and why you want to make sure your website is accessible & ADA compliant:
To Avoid Legal Consequences
A website may be found to be inaccessible if there is information, content, or services provided on the website that is not accessible in a physical location, or, if the website is inseparably tied to a physical location in such a way that those who can’t access the website are missing out.
In January 2019 Parkwood Entertainment was sued based on the claim that Beyonce.com violates the Americans With Disabilities Act by denying visually impaired users equal access to products and services offered on the site (read the Hollywood Reporter article). And in July 2019 Dominos petitioned the Supreme court to reverse the 9th Circuit decision that their website should be accessible to the blind (read the article on CNBC).
While big brands like these are more likely to be targets of such lawsuits than smaller businesses, it can be a risk for any business. And why risk the possibility of dealing with a legal issue? When your website is accessible to all visitors it will also help expand your reach to potential customers.
To Help Your Website Visitors
According to the Centers for Disease Control and Prevention survey in 2017, of adults 18 and over in the United States 10.9% have vision trouble and 15.5% have physical functioning disability (source: https://www.cdc.gov/nchs/fastats/disability.htm). This means that there’s a very large number of people that need assistance when going online. There’s a good chance that many of the visitors to your website need assistance, including some who could be your ideal customers. You don’t want to lose a customer because they couldn’t easily read or navigate through your website.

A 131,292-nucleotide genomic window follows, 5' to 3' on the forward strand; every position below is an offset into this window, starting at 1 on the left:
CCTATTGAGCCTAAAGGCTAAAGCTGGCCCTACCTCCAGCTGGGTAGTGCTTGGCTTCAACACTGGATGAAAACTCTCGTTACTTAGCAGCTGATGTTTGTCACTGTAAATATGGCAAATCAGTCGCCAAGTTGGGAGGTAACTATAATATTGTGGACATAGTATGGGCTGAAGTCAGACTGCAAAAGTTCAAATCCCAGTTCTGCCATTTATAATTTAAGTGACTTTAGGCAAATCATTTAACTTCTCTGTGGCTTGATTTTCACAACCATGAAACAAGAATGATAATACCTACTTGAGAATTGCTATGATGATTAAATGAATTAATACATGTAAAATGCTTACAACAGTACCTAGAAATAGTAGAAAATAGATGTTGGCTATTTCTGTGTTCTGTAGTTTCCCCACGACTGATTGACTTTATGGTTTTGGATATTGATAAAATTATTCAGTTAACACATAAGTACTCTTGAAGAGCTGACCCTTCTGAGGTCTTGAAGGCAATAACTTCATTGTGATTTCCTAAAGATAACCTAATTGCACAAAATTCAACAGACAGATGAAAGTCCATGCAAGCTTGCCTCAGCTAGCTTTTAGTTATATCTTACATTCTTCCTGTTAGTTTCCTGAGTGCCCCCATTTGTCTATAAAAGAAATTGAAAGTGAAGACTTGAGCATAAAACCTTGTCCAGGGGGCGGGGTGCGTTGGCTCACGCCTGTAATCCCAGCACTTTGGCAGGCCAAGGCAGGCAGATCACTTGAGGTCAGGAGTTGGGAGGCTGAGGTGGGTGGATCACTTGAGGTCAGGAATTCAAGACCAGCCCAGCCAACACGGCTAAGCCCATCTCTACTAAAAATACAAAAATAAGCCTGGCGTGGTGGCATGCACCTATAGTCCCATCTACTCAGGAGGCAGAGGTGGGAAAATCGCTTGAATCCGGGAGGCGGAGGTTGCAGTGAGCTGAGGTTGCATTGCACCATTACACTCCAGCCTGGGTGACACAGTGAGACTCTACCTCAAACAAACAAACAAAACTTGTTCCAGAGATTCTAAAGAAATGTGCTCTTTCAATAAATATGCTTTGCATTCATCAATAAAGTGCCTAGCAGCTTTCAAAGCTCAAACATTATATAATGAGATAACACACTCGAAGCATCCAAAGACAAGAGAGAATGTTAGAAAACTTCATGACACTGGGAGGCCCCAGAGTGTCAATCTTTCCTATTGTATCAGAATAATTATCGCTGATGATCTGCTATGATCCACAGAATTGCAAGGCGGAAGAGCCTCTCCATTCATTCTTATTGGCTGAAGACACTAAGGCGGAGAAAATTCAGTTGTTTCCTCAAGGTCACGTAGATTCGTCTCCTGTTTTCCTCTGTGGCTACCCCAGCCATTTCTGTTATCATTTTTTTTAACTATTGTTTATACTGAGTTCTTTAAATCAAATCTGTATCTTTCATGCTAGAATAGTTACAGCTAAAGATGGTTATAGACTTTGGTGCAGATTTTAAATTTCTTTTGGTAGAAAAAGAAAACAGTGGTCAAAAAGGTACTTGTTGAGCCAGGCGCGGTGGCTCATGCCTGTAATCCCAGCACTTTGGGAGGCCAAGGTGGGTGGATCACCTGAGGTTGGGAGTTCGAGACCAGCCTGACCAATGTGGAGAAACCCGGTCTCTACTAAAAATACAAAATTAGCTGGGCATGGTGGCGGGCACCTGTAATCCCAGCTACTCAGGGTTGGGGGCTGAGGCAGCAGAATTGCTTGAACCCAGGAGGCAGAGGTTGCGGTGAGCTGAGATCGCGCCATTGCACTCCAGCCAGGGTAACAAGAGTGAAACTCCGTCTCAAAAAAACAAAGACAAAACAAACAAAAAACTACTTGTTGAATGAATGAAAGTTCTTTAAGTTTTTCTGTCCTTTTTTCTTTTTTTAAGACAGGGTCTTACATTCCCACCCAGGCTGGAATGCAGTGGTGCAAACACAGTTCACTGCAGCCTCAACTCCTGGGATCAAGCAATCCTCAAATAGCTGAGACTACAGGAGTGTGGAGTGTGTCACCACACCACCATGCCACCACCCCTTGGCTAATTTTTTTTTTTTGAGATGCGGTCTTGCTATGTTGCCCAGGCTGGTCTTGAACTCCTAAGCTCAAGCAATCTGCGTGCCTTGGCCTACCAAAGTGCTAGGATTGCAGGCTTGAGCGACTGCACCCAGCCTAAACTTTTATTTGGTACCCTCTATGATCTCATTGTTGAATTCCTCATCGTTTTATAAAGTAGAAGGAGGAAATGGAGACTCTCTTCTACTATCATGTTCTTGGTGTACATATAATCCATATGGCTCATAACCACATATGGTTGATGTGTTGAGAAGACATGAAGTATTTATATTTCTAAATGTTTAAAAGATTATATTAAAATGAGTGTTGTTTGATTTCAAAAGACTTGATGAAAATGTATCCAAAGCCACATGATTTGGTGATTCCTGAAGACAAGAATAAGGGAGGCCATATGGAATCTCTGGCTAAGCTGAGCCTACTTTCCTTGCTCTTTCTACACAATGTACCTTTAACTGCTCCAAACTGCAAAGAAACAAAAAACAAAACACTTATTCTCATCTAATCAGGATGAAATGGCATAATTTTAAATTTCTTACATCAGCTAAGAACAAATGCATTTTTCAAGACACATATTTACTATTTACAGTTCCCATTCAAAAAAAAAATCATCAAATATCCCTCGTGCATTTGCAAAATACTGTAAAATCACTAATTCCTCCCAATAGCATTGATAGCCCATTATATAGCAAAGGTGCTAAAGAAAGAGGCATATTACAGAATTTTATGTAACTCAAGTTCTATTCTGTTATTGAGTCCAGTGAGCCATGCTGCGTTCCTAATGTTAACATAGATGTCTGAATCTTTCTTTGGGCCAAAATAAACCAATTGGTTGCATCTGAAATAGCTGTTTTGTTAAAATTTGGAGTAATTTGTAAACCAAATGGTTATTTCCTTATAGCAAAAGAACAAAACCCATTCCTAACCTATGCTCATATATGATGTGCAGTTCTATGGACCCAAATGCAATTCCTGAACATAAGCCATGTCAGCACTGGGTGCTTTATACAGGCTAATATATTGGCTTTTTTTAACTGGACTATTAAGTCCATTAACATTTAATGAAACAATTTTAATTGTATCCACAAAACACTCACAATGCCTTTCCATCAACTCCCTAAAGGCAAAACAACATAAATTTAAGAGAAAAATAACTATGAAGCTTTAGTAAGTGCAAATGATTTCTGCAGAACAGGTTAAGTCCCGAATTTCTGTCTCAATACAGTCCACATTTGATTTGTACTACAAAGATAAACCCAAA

To Improve Search Engine Optimization (SEO)
By following Web Content Accessibility Guidelines (WCAG) your website will also incorporate important SEO best practices. Here is a summary of the features of an ADA compliant website (complete guidelines here https://www.w3.org/TR/WCAG21/):
Information must be presentable to users in ways they can perceive:
- Text alternatives to all non-text content (i.e. descriptive text for videos and images)
- Easy for users to see the content, as related to:
- colors used, and color contrast
- size of text
User interface components and navigation must be operable:
- Content can be navigated through using a keyboard
- Users have enough time to read the content; anything that has time limit or any automatically playing content can be adjusted or turned off
Information and the operation of user interface must be understandable:
- Text content is readable and understandable
- Layout and organization of website is intuitive
- Help users avoid and correct mistakes
Content must be robust enough that it can be interpreted by by a wide variety of user agents, including assistive technologies:
- Both the content and code powering the website are kept up to date
While Webb Weavers Consulting’s website meets Level AA of the WCAG 2.0 guidelines, to make sure visiting and navigating the website is easy as possible for everyone, a handy accessibility tool has been added to the website. When you click on the blue icon with the person in a wheelchair at the top right of the screen, a menu will display that has various options to change the way the website displays or how you can navigate the website.
Would you like to make sure your website is accessible for all visitors? Contact Debbie to schedule an introductory call and see how Webb Weavers Consulting can help!